Kelly’s passion is writing. He’s a clinical psychologist, a husband, father, family member and friend. His time was wrapped around responsibility and at the end of the day, writing lacked priority. But words came to him and eventually he started blogging. He shares his “writing” story –his first blog, the move to a smaller town giving his wife space to do what she loved and he space to write . . . his passion and his purpose, his art and his voice, his grace on the page: “The book was what fanned the embers of spark within me, but there was not time to write it” (163). So, they made time. And his words reach audiences in amazing ways.
I am finding it hard to distinguish between birth and death, beginnings and endings, right now, so I looked them up in the dictionary; I go to my head and the safety of the intellect when fear is close at hand. The dictionary never fails. At birth our mothers bear us. Thinking about it, after death the earth bears us, or, at least, our remains.
When I speak of the Realised Child, I am speaking of the souls of the children here and those to come. They show us the place where they are creating their embodiment to allow their divine and unified consciousness to be lived. The Realised Child does not only belong to the mother, the father or the family, but to earth and the cosmos. He is of something bigger than we can know. His consciousness is unity.
Drawing on fields from epigenetics to past-life regression to standard Western medicine, Dr. Christiane Northrup has distilled her knowledge into a comprehensive user’s guide to a healthy, happy, radiant life as she illuminates the mind, the soul and spirit.
I’ve worked with spiritual teachers for many years to “wake up”. The awakening that comes from listening to the division between parts of me—the voices and energies split during early wounding experiences to create the illusion of safety, to survive that which was emotionally experienced as insurmountable. I have learned to watch, to observe, to be the witness to my experience and not get caught up in it as if it were truly real. I’ve learned that what is, is and that so much of this lived life is merely an illusion. When reading Singer’s book I felt a kindred resonance, a sense of coming home to what I know but had stepped away from in the hustle and bustle of being Nancy in some chaotic times. I knew this book appeared in my life at that exact moment for a reason, a reminder to practice once again the meditative moments that bring me closer to the energy that is me and allow me to step away from the noise and confusion of patterned responses in a mind, a brain and a body that try to claim they’re me.
Embodied sexuality can provide some of the best of what life has to offer including feelings of pleasure, connection and satisfaction. For many people, however, sexuality has led to some of life’s worst experiences—violations, broken connections, and traumas that lead to feelings of shame and guilt. Culturally, we have confused sexuality with how our bodies look rather than how we feel. Helping people restore healthy sexuality, defined as a specific state of vitality in the body, is a central focus of Bioenergetic Therapy.
When you are faced with high intensity stress, where do you turn for help?
While processing problems with external support may provide a plethora of possibilities, an intelligent source within can also offer intuitive guidance. The innate wisdom of your soul often revealed through somatic experiences or what my colleague calls the “feelings of your feelings” can be your way out, or this case, in.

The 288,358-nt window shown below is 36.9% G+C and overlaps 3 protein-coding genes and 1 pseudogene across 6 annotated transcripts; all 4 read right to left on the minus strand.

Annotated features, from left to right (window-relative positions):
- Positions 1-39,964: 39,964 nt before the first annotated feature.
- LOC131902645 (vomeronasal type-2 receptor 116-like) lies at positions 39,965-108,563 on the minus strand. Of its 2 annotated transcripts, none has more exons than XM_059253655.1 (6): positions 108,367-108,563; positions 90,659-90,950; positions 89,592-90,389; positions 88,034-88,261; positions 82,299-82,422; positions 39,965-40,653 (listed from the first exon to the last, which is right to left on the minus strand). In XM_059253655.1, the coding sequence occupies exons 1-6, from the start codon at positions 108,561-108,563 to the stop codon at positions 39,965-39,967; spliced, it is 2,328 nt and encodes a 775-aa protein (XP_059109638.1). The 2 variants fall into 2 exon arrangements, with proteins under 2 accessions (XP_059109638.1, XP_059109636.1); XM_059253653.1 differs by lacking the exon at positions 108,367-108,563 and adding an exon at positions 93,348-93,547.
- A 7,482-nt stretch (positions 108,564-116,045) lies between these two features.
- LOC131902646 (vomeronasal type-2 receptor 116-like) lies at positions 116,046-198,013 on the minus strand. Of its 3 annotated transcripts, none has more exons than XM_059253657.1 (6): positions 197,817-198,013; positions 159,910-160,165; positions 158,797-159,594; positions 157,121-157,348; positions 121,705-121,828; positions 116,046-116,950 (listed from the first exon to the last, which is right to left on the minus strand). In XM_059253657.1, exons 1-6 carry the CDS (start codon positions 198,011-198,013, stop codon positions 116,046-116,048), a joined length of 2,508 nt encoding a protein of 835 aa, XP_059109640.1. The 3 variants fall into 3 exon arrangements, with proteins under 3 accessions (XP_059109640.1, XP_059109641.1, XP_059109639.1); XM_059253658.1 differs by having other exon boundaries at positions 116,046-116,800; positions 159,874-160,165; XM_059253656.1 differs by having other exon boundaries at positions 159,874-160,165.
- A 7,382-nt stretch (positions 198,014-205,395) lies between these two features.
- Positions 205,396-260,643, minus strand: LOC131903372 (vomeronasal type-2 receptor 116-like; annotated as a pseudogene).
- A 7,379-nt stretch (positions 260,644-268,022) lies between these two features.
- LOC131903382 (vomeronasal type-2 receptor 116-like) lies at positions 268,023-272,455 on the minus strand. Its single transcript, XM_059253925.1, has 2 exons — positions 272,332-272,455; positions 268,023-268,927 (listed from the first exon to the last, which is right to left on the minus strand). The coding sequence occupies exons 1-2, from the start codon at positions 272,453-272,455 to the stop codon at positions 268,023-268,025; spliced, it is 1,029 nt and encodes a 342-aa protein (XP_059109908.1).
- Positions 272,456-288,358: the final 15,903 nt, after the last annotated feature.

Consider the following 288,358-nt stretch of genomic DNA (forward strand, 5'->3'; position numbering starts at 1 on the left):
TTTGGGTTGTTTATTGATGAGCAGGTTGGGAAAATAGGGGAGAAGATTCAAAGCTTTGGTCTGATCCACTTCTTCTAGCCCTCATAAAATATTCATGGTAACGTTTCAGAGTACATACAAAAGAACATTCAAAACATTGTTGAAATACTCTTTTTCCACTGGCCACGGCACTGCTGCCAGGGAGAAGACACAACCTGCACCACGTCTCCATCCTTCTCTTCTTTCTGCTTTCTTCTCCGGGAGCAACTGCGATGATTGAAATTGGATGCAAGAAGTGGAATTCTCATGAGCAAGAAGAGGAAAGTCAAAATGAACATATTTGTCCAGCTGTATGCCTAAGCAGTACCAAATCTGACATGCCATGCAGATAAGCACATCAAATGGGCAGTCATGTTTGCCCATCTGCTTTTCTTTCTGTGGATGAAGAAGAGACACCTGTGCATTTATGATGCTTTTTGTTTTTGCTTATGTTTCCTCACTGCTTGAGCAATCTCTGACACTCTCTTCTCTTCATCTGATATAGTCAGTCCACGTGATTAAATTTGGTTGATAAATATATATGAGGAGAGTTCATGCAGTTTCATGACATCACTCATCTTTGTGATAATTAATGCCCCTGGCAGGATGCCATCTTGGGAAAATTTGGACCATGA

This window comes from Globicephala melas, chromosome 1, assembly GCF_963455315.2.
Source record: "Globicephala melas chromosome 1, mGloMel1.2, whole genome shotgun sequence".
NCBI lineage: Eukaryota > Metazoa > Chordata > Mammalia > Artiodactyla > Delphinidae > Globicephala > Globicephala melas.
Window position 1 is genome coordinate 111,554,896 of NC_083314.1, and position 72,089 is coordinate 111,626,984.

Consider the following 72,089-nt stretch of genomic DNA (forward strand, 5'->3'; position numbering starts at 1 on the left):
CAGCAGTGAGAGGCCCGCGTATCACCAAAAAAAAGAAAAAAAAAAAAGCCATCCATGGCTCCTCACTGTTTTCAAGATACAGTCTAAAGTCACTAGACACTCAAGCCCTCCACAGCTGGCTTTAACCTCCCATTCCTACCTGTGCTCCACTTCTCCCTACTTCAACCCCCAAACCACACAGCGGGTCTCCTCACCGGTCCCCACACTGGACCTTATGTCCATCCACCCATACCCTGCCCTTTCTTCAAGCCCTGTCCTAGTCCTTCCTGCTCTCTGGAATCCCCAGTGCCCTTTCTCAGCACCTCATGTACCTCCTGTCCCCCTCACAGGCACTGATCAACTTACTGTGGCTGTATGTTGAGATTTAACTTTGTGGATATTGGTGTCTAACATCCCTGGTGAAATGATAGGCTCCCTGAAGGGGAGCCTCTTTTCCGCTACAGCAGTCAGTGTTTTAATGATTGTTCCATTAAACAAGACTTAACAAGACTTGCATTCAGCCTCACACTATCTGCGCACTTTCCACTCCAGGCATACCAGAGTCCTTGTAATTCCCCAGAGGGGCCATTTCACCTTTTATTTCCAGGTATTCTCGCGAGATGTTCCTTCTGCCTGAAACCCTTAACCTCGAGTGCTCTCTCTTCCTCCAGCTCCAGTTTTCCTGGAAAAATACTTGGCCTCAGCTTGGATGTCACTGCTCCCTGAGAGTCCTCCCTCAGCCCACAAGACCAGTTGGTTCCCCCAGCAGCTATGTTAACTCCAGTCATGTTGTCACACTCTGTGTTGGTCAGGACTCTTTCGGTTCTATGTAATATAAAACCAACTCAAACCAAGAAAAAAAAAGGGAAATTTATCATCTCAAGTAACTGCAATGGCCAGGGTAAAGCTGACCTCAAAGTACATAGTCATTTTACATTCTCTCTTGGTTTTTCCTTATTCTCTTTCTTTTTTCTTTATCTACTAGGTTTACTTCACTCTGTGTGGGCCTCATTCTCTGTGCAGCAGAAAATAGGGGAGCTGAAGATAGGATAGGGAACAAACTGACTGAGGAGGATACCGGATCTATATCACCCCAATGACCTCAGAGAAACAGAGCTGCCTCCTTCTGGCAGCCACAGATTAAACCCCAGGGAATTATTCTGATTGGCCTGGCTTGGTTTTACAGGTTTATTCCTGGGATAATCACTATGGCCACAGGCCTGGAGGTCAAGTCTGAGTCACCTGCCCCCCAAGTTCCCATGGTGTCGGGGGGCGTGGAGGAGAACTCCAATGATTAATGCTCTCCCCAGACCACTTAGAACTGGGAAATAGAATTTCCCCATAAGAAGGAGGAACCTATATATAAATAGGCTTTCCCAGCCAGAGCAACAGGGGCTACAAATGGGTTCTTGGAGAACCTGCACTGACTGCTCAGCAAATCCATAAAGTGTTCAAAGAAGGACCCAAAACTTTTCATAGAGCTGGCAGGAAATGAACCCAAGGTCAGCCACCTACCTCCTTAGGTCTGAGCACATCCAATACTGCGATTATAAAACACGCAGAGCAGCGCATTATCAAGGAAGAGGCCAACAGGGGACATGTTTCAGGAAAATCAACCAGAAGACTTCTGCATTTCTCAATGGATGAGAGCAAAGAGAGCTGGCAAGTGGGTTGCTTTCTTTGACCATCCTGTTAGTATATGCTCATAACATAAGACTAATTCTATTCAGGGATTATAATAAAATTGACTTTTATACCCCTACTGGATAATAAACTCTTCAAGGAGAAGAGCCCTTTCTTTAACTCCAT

John Gray PhD has taught gender differences and ways of understanding communication styles for over 40 years now, and he continues to evolve. I learned that he realized healthy human relationships depend on more than strong connections, understanding our differences and good communication skills—they are also influenced by our physical health: “If you aren’t healthy in your mind and body, it’s hard to be healthy outside your mind and body. So if you feel sick, tired, exhausted, stressed and generally unhappy, this will cause your relationships to feel the same way” (www.marsvenus.com).
According to Joan Borysenko, “the body is the way in,” when it comes to spirituality, sexuality and healing. “Life force energy,” she says, “shows up as a spectrum of emotions. To work with life force energy you have to be in the moment. This seems to be the way to work with trauma and resilience. It’s less top down intellect, and more bottom up body-to-mind, how changes in the body show up in the mind, in our thought processes. Working with clients for years, I frequently see people who are traumatized have a moment of transcendence—they leave their body in trauma and enter a different reality, akin to a mystical experience. The spiritual realm is beyond religion. No matter what door you go through, if you talk to a mystic from any religion—Jew, Christian, Muslim—something larger than the individual mind occurs. They are all talking about the same thing: this immediate sense of recognition.”
In the United States, ruled by an unsustainable culture of big businesses, politics, and greed, we are insatiable. Constantly searching for more nourishment, we are never full. Everyone is living in this perpetual state of emergency, but we still feel alone in the struggle. In the United States, ruled by an unsustainable culture of big businesses, politics, and greed, we are insatiable. Constantly searching for more nourishment, we are never full. Everyone is living in this perpetual state of emergency, but we still feel alone in the struggle.
In The Smell of Rain on Dust: Grief and Praise, Martín Prechtel coalesces ancient wisdom and modern life. We seem to be far from our ancient roots, but Prechtel reconnects us by exploring issues such as war, money, and politics through the lens of a shaman and offers an invitation to heal our distressed souls through grief and praise.